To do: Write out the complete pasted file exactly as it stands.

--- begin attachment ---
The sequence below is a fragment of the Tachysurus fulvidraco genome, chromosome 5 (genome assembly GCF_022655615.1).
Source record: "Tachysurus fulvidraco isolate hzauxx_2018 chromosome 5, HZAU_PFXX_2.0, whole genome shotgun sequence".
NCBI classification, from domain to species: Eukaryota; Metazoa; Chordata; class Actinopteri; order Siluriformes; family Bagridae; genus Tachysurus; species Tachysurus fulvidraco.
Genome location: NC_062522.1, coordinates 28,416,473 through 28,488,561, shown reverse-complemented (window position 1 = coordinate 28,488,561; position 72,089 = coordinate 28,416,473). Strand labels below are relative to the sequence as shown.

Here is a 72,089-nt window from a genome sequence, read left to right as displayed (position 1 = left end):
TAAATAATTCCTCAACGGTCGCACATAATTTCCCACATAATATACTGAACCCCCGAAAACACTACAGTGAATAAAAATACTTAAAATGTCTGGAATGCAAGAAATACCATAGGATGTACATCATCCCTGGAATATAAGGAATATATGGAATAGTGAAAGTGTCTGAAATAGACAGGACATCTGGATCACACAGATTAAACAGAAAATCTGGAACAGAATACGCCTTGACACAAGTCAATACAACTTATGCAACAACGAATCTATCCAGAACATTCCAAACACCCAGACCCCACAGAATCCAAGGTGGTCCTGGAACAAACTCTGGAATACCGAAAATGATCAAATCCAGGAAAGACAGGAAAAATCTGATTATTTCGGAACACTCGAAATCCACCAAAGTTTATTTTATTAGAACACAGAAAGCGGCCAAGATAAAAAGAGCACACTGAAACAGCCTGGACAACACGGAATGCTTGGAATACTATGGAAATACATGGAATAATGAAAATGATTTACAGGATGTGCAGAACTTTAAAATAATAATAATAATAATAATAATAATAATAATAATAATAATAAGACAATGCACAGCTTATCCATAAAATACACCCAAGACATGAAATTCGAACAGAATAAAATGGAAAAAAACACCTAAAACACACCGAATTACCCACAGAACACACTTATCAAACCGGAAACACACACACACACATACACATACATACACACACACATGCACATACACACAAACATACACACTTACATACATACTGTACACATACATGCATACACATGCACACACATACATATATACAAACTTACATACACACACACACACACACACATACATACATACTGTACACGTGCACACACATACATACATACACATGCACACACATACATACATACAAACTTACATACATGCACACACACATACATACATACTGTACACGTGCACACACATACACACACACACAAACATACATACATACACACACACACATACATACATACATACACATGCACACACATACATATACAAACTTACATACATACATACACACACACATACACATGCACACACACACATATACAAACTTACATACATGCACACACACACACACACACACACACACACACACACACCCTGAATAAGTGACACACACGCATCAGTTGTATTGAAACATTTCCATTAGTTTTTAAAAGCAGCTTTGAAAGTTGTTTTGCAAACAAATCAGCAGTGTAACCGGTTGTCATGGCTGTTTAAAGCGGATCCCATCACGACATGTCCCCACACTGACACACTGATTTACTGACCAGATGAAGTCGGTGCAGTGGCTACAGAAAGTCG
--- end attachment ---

The sequence below is a fragment of the Tachysurus fulvidraco genome, chromosome 5 (genome assembly GCF_022655615.1).
Source record: "Tachysurus fulvidraco isolate hzauxx_2018 chromosome 5, HZAU_PFXX_2.0, whole genome shotgun sequence".
NCBI classification, from domain to species: Eukaryota; Metazoa; Chordata; class Actinopteri; order Siluriformes; family Bagridae; genus Tachysurus; species Tachysurus fulvidraco.
Genome location: NC_062522.1, coordinates 28,416,473 through 28,488,561, shown reverse-complemented (window position 1 = coordinate 28,488,561; position 72,089 = coordinate 28,416,473). Strand labels below are relative to the sequence as shown.

Here is a 72,089-nt window from a genome sequence, read left to right as displayed (position 1 = left end):
TAAATAATTCCTCAACGGTCGCACATAATTTCCCACATAATATACTGAACCCCCGAAAACACTACAGTGAATAAAAATACTTAAAATGTCTGGAATGCAAGAAATACCATAGGATGTACATCATCCCTGGAATATAAGGAATATATGGAATAGTGAAAGTGTCTGAAATAGACAGGACATCTGGATCACACAGATTAAACAGAAAATCTGGAACAGAATACGCCTTGACACAAGTCAATACAACTTATGCAACAACGAATCTATCCAGAACATTCCAAACACCCAGACCCCACAGAATCCAAGGTGGTCCTGGAACAAACTCTGGAATACCGAAAATGATCAAATCCAGGAAAGACAGGAAAAATCTGATTATTTCGGAACACTCGAAATCCACCAAAGTTTATTTTATTAGAACACAGAAAGCGGCCAAGATAAAAAGAGCACACTGAAACAGCCTGGACAACACGGAATGCTTGGAATACTATGGAAATACATGGAATAATGAAAATGATTTACAGGATGTGCAGAACTTTAAAATAATAATAATAATAATAATAATAATAATAATAATAATAATAAGACAATGCACAGCTTATCCATAAAATACACCCAAGACATGAAATTCGAACAGAATAAAATGGAAAAAAACACCTAAAACACACCGAATTACCCACAGAACACACTTATCAAACCGGAAACACACACACACACATACACATACATACACACACACATGCACATACACACAAACATACACACTTACATACATACTGTACACATACATGCATACACATGCACACACATACATATATACAAACTTACATACACACACACACACACACACATACATACATACTGTACACGTGCACACACATACATACATACACATGCACACACATACATACATACAAACTTACATACATGCACACACACATACATACATACTGTACACGTGCACACACATACACACACACACAAACATACATACATACACACACACACATACATACATACATACACATGCACACACATACATATACAAACTTACATACATACATACACACACACATACACATGCACACACACACATATACAAACTTACATACATGCACACACACACACACACACACACACACACACACACACCCTGAATAAGTGACACACACGCATCAGTTGTATTGAAACATTTCCATTAGTTTTTAAAAGCAGCTTTGAAAGTTGTTTTGCAAACAAATCAGCAGTGTAACCGGTTGTCATGGCTGTTTAAAGCGGATCCCATCACGACATGTCCCCACACTGACACACTGATTTACTGACCAGATGAAGTCGGTGCAGTGGCTACAGAAAGTCG